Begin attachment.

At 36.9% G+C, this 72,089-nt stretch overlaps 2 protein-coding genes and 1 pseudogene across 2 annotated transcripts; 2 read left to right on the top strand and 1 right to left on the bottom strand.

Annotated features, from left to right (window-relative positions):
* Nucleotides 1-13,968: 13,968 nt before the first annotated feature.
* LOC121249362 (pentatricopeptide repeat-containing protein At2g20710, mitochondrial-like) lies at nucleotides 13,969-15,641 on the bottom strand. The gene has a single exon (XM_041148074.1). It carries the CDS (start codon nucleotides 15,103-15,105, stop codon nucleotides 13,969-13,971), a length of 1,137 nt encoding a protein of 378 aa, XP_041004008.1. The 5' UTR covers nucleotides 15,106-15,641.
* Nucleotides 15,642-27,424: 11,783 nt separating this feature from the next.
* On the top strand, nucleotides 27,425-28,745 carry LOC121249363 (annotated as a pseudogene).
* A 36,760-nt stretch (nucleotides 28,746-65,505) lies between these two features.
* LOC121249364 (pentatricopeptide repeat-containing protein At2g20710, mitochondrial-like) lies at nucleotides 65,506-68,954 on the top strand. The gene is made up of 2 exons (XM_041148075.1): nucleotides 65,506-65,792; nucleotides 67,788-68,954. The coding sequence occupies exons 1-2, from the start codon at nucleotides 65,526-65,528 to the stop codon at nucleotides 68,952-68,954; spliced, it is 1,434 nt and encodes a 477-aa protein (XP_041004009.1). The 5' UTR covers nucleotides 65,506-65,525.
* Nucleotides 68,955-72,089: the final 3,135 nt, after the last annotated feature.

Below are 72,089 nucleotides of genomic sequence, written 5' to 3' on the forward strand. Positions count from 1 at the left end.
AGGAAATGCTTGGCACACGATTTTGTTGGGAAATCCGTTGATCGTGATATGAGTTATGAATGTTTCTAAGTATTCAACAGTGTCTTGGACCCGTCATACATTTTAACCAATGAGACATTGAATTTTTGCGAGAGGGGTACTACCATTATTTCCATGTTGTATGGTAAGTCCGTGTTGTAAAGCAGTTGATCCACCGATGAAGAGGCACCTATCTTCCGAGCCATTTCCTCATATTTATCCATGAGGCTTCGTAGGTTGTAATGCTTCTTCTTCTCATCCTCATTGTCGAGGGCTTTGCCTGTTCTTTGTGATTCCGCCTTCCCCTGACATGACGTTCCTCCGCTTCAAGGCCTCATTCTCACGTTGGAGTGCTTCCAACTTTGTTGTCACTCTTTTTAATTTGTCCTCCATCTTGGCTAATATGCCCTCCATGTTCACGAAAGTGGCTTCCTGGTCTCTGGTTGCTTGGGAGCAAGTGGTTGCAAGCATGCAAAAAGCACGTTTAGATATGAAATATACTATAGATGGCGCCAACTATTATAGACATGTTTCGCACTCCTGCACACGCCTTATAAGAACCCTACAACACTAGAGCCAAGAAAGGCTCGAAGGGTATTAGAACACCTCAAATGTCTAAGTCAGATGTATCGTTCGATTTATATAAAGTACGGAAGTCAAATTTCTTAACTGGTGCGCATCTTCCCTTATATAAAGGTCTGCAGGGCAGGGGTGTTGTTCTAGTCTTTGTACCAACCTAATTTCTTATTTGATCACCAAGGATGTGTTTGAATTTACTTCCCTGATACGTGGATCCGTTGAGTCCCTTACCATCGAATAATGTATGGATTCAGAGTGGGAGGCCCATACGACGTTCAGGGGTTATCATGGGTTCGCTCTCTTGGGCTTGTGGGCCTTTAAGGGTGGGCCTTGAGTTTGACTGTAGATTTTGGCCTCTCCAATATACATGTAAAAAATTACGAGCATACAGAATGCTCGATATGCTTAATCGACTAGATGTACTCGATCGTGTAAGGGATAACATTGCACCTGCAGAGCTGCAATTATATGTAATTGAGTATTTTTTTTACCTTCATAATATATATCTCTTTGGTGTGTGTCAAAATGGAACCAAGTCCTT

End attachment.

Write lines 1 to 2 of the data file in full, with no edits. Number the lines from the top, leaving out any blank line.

At 36.9% G+C, this 72,089-nt stretch overlaps 2 protein-coding genes and 1 pseudogene across 2 annotated transcripts; 2 read left to right on the top strand and 1 right to left on the bottom strand.

Annotated features, from left to right (window-relative positions):